When you hear ‘nature’ look for ‘culture’

From a design or research perspective there is no such thing as ‘nature’, ‘natural’, or ‘common sense’. Natural should be taken in both senses of the word – the ‘unspoilt’ or ‘non-man-made’ part of the world and natural as in obvious. Nature or the natural world is a relative concept conditioned by cultural preferences. For example, landscapes were not always seen as something with aesthetic value which explains the absence of landscape painting as a legitimate art form before the 18th century (in western culture).* Therefore, there is always some cultural viewpoint at work when speaking about nature or referring to something as natural.

When someone says ‘it goes without saying’ you need to ask why it should not be said (or questioned). This often refers to the idea of common sense which is considered instinctual, eternal or natural (second nature). As with nature ‘common sense’ changes and evolves and has no absolute or fixed state.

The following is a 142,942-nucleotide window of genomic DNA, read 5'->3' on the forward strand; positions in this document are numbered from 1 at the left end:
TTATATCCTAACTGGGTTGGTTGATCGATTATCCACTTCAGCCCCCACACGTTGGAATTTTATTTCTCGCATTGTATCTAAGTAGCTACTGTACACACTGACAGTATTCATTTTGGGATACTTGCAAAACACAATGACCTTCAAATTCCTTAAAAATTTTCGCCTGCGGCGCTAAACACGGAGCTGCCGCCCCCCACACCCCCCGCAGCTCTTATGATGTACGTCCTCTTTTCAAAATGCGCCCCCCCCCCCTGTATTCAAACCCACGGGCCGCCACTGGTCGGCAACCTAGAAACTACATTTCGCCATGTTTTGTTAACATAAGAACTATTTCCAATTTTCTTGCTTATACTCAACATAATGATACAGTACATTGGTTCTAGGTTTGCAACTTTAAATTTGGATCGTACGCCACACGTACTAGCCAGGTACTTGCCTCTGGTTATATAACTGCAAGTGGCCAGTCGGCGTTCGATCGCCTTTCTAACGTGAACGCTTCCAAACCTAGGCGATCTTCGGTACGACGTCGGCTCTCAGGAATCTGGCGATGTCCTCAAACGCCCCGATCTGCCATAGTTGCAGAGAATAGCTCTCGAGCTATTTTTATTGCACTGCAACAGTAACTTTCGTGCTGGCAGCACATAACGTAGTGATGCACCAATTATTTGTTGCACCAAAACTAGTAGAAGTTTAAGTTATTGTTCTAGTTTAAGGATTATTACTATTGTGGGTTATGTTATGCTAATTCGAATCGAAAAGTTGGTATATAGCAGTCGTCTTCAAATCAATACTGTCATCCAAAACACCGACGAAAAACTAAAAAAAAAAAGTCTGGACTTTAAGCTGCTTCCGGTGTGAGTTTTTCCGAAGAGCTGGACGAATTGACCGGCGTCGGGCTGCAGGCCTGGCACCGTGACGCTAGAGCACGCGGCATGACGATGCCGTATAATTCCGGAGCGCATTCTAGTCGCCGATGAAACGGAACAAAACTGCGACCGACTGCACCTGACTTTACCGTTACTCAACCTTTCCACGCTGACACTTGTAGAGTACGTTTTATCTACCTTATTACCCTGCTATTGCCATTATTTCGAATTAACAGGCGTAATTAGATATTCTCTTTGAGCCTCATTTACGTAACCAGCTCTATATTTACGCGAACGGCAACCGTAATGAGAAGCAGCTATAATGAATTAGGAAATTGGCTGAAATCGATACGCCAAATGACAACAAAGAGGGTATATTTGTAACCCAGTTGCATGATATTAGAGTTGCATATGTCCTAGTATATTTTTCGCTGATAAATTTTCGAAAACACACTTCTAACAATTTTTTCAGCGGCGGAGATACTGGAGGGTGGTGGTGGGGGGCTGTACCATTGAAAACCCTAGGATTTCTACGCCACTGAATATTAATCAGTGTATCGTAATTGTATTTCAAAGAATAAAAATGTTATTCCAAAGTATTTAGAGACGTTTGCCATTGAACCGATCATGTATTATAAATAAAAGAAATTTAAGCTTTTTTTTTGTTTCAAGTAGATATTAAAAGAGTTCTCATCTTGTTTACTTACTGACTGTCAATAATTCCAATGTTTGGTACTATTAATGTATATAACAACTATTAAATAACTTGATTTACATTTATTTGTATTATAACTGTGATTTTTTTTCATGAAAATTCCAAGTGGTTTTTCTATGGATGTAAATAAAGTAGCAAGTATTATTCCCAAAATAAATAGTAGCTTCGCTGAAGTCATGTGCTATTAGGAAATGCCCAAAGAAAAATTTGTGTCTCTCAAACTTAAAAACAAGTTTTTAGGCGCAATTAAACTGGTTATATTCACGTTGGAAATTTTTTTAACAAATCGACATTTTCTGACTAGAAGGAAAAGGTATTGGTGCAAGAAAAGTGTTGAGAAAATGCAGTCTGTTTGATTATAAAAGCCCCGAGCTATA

The point here is that you should question those things that seem second nature, obvious, traditional and common sensical, not because obvious and traditional things are bad but because there is always some cultural basis behind it. In the most extreme cases common sense is used to hide uncomfortable questions or conditions. In other cases it may simply stand in the way of better, more progressive or sustainable solutions.

*Picturesque landscapes are often though to be patches of preserved and unspoilt land but are in fact artificial and composed clusters of trees, lakes, rivers and hills. The lakes and hills in Prior Park, Bath, for example, are all man made. This image of nature subsequently coloured what we think a natural landscape should look like. Another example is the present and protected form of the South Downs in Southern England which have aquired their look due to centuries of sheep farming. This image is now protected as a ‘natural’ landscape.

Source: The idea of questioning ‘common sense’ comes from Roland Barthes who often questioned everday ideas or habits only to find rich cultural and historical origins behind them.

South Downs National Park


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